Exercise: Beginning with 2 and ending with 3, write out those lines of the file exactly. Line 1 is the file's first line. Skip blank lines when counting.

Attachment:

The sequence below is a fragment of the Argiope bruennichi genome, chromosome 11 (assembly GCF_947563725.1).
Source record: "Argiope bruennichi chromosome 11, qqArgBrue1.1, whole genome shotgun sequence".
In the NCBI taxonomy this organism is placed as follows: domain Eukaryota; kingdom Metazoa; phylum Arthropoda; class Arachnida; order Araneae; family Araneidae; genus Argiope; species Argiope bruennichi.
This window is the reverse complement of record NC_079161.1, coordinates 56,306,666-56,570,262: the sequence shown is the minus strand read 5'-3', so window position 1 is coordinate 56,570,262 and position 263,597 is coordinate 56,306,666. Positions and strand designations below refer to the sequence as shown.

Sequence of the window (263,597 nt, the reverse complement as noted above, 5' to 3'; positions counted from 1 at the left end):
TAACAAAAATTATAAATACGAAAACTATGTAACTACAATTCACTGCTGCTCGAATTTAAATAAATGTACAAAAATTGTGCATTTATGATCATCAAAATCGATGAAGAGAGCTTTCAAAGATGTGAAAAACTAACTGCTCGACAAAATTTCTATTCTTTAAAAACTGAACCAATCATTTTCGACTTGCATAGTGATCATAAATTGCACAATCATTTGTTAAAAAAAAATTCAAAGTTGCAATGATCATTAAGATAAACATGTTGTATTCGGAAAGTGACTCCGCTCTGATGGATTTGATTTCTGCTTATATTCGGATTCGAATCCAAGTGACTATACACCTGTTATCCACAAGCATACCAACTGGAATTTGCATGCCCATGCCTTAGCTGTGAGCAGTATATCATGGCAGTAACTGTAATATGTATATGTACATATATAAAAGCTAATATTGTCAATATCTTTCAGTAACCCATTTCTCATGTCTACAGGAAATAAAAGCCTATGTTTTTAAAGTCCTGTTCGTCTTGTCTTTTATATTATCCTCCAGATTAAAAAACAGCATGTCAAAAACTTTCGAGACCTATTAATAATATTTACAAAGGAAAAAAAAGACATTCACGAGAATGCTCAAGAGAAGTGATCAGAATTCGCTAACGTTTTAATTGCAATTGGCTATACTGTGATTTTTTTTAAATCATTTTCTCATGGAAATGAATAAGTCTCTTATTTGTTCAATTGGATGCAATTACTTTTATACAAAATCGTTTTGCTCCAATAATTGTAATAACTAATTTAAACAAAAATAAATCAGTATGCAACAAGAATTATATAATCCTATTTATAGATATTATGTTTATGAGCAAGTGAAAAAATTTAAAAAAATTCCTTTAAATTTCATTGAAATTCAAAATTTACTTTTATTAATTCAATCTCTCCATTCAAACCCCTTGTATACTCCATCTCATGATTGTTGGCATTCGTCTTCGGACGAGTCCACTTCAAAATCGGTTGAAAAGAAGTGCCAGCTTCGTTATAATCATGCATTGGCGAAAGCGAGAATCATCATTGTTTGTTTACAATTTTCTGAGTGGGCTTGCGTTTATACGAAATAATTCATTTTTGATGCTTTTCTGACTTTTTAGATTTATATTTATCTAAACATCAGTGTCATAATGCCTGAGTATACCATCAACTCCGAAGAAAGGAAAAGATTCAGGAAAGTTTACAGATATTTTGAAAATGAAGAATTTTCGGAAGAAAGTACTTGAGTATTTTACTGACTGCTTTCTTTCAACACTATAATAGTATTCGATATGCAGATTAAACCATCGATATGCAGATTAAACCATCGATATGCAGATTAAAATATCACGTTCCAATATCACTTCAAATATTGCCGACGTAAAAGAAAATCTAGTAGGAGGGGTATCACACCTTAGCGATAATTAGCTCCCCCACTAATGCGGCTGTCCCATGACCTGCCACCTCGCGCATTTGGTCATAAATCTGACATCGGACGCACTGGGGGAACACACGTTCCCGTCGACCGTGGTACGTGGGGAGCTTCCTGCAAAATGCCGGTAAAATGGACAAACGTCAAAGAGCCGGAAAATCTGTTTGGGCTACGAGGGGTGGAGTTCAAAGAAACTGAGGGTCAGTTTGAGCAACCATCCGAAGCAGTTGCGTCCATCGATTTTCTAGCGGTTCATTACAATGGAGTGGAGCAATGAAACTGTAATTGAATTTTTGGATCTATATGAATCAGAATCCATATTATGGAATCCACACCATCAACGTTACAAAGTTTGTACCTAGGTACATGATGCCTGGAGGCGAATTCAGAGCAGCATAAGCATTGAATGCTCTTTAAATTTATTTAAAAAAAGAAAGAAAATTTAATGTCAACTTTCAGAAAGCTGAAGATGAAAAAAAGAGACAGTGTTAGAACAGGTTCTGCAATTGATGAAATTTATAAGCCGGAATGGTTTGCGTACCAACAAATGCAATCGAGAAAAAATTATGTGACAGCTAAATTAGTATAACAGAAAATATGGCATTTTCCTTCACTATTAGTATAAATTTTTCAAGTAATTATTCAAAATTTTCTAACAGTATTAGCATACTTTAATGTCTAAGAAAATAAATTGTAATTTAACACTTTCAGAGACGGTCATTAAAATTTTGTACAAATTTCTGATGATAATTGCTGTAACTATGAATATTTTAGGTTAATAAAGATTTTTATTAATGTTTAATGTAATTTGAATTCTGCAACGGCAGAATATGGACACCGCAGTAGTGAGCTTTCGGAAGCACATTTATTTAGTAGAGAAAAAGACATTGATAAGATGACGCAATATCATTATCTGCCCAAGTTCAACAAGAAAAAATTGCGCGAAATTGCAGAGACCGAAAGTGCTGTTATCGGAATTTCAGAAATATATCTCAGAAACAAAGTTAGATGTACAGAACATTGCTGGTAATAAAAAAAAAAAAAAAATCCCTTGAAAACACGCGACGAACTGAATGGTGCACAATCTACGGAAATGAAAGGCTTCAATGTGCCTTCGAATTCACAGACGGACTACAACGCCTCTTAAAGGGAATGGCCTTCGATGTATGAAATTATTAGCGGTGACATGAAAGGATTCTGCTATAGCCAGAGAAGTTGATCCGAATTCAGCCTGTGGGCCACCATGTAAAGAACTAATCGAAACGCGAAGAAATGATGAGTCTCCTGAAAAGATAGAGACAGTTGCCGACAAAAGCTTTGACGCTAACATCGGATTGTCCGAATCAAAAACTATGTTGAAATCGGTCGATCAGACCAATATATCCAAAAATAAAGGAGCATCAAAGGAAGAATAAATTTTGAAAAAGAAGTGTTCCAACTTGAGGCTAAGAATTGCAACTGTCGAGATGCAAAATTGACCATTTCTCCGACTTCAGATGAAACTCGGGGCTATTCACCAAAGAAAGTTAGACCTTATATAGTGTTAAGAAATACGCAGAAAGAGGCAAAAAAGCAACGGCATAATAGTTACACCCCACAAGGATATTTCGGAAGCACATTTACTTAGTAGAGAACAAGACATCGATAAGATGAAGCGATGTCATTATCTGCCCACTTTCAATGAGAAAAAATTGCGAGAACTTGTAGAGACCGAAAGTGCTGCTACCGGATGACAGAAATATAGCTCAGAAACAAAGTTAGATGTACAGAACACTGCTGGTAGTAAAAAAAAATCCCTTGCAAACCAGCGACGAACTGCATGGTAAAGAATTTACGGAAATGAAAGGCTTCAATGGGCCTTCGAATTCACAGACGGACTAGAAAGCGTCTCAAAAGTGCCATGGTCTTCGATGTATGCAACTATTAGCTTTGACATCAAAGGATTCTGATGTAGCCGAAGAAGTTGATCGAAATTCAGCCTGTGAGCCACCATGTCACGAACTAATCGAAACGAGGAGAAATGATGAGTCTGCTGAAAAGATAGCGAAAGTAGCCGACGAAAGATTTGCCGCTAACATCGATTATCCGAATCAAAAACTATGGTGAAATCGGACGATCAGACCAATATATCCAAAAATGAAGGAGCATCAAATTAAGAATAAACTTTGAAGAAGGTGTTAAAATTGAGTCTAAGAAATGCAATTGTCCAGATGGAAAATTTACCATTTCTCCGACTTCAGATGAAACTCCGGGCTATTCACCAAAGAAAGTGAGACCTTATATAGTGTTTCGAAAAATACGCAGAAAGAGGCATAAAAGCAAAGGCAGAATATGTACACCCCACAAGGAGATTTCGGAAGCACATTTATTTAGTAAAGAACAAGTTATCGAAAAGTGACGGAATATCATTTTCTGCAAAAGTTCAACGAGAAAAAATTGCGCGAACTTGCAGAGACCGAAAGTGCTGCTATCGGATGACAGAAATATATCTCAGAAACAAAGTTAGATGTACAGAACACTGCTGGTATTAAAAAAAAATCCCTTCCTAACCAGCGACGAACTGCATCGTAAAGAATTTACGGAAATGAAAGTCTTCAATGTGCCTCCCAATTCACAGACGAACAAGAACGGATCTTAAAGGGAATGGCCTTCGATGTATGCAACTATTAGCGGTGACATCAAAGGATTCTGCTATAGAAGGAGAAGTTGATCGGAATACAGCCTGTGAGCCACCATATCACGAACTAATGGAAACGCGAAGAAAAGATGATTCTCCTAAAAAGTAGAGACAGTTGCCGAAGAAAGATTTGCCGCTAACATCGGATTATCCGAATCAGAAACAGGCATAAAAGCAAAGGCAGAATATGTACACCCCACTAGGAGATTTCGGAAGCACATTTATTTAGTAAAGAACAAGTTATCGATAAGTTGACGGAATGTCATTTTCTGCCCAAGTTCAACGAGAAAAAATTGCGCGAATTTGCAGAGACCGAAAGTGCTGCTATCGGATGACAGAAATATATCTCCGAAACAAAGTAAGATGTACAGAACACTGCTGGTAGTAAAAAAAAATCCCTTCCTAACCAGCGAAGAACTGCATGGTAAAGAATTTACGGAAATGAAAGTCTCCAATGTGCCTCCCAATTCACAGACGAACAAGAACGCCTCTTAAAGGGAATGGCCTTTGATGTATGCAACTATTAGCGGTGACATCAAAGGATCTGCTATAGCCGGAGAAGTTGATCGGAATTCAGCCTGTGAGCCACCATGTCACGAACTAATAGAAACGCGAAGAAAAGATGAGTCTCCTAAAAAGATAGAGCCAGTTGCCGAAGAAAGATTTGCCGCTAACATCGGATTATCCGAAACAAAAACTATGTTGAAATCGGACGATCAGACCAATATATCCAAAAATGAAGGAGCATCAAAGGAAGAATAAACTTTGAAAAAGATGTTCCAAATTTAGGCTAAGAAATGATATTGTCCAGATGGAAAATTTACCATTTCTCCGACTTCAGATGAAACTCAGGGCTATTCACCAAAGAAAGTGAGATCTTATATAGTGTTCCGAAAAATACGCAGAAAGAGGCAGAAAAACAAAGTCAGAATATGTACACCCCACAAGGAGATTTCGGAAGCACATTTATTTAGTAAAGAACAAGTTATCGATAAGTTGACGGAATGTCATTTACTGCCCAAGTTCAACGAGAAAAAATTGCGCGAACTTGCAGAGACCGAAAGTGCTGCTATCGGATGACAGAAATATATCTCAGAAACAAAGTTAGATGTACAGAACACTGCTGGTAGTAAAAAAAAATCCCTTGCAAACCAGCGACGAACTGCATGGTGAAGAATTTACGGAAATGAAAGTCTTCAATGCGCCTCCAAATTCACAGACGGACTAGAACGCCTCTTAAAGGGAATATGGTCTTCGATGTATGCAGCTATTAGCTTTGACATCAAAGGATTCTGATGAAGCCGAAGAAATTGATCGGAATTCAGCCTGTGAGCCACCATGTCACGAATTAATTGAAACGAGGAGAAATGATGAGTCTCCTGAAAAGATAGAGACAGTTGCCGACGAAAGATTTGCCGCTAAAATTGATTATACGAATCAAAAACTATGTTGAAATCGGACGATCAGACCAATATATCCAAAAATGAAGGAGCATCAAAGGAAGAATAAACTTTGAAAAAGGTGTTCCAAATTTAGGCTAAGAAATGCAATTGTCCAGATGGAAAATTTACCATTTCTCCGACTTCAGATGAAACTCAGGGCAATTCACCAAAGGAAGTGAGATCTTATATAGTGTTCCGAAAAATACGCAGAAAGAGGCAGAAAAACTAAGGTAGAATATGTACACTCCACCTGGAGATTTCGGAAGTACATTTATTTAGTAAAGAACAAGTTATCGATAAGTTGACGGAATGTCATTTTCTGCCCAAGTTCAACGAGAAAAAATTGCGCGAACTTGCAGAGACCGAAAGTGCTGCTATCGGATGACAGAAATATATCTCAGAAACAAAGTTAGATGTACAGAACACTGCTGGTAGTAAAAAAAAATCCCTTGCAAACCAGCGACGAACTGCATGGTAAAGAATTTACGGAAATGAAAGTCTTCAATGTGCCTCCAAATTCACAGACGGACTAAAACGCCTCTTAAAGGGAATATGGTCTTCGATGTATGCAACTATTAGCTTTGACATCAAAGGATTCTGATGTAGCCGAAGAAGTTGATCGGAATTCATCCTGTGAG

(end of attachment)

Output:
Source record: "Argiope bruennichi chromosome 11, qqArgBrue1.1, whole genome shotgun sequence".
In the NCBI taxonomy this organism is placed as follows: domain Eukaryota; kingdom Metazoa; phylum Arthropoda; class Arachnida; order Araneae; family Araneidae; genus Argiope; species Argiope bruennichi.